Sure, I’ve had so many experiences. It has shocked me a lot, because I have felt discrimination in all aspects and not just for being a woman. By social position, for being from the mountains. I was able to cope because I have a mother who has always spoken to me directly. Since I began to be an artist, she told me ‘you put on a waterproof poncho and you will be the only one responsible for allowing what exceeds and what doesn’t’.
You can’t give people power so they can hurt you. I think a lot of self-love and being sure of who you are. You have to have people by your side, that’s important. Having someone who can support you or maybe hold on to something.
Ruby Palomino. Photo: Instagram
— How much did it cost you to make your voice heard?
It has cost me a lot. I have been in the contest since I was 16 years old and I only became known at 28. That is why I am so happy that some artist friends have much more visibility. But it is so, the timing of God and the universe are perfect.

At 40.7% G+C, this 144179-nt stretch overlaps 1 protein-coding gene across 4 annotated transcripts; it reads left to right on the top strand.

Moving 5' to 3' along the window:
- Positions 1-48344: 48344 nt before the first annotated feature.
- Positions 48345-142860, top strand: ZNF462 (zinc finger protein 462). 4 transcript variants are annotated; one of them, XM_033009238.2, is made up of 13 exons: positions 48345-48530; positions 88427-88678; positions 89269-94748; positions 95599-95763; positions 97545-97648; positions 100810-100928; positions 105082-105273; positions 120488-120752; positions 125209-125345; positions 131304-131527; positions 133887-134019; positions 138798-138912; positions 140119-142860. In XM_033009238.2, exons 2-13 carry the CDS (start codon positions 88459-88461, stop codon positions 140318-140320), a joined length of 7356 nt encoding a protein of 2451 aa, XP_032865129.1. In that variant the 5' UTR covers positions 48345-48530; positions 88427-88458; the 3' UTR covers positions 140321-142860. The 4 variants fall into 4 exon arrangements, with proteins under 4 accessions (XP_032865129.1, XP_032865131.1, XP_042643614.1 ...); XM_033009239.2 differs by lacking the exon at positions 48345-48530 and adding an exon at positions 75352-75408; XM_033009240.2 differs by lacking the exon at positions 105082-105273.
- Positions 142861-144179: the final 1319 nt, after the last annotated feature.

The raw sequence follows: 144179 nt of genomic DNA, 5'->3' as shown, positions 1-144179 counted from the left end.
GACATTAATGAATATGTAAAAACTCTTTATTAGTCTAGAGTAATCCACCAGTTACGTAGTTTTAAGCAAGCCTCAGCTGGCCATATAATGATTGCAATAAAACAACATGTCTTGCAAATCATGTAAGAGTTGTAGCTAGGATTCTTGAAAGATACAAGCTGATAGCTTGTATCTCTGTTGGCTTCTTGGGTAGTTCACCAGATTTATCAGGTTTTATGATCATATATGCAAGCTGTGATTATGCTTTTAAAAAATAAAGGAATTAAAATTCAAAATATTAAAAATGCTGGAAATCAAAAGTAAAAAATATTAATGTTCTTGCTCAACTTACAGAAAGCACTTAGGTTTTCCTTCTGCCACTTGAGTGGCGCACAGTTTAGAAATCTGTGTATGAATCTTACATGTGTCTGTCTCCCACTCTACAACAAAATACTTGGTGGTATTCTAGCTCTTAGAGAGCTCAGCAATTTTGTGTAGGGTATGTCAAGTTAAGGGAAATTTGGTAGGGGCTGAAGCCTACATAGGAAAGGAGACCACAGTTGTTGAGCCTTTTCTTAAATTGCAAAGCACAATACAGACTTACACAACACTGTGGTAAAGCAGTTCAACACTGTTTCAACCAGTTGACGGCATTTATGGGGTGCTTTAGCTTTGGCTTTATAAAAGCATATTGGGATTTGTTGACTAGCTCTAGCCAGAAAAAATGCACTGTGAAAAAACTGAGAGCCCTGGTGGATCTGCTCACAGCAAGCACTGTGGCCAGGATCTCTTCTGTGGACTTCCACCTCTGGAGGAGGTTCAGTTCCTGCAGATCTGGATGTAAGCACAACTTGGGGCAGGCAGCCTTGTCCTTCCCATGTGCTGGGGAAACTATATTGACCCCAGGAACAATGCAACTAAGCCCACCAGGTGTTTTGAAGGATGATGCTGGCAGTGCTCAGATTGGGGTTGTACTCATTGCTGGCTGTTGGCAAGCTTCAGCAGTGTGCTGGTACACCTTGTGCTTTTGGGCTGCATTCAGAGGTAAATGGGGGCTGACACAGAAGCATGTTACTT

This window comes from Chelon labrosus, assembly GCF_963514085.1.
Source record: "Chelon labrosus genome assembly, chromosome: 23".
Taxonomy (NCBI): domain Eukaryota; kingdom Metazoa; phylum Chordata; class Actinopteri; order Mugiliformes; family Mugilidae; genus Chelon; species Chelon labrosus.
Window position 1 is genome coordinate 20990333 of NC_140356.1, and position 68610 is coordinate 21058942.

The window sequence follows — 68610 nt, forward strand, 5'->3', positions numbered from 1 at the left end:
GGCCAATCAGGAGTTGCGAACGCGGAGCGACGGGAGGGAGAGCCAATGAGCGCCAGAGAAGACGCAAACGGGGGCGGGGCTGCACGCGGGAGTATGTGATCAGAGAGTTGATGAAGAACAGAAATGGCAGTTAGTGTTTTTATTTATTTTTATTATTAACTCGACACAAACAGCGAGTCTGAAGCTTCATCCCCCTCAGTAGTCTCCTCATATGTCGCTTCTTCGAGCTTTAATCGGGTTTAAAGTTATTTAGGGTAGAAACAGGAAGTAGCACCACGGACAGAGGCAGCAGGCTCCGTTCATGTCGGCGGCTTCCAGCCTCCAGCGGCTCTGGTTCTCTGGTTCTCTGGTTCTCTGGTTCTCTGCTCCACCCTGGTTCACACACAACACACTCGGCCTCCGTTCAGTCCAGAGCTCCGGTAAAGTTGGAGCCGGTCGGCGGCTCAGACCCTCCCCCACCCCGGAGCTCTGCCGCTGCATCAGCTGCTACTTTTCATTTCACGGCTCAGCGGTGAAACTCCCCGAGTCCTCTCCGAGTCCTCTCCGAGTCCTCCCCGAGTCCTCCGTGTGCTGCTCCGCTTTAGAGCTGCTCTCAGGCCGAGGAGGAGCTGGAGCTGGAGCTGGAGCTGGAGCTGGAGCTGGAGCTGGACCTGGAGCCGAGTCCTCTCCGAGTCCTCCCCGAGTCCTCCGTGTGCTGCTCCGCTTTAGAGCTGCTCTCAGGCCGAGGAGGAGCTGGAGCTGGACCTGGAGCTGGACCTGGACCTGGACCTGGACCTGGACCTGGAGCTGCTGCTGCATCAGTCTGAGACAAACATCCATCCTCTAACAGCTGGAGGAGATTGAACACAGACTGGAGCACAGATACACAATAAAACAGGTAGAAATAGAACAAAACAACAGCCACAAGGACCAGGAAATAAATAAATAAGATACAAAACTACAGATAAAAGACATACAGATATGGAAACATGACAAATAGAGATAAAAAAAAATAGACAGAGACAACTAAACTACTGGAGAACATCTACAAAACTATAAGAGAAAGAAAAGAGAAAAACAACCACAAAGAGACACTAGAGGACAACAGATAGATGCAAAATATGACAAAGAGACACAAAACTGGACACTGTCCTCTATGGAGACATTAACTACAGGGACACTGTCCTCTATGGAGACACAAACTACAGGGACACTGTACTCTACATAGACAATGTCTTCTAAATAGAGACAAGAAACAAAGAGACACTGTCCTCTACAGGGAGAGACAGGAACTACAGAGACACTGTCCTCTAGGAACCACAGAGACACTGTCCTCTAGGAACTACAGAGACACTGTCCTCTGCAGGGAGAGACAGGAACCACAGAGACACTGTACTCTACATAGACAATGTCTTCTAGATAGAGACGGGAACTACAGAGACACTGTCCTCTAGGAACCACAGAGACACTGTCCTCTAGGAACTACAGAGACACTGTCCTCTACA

— What have you sacrificed since you started your career?
Many things, I left my house, my friends, my home, my comfort, my family, at some point my career, my partner, everything. I left everything and came to Lima. I remember that, at first, it was without the plan to stay. I started in a rented room with a mattress. One starts like this. My mom visited me and wanted to buy me a table, but my plan was not to stay.
When I won ‘La Voz’, all my contracts were in Lima. I had to stay, my relationship didn’t work out and my entire circle of friends traveled. When I go to Huancayo, I have two or three friends.
– Do you regret it?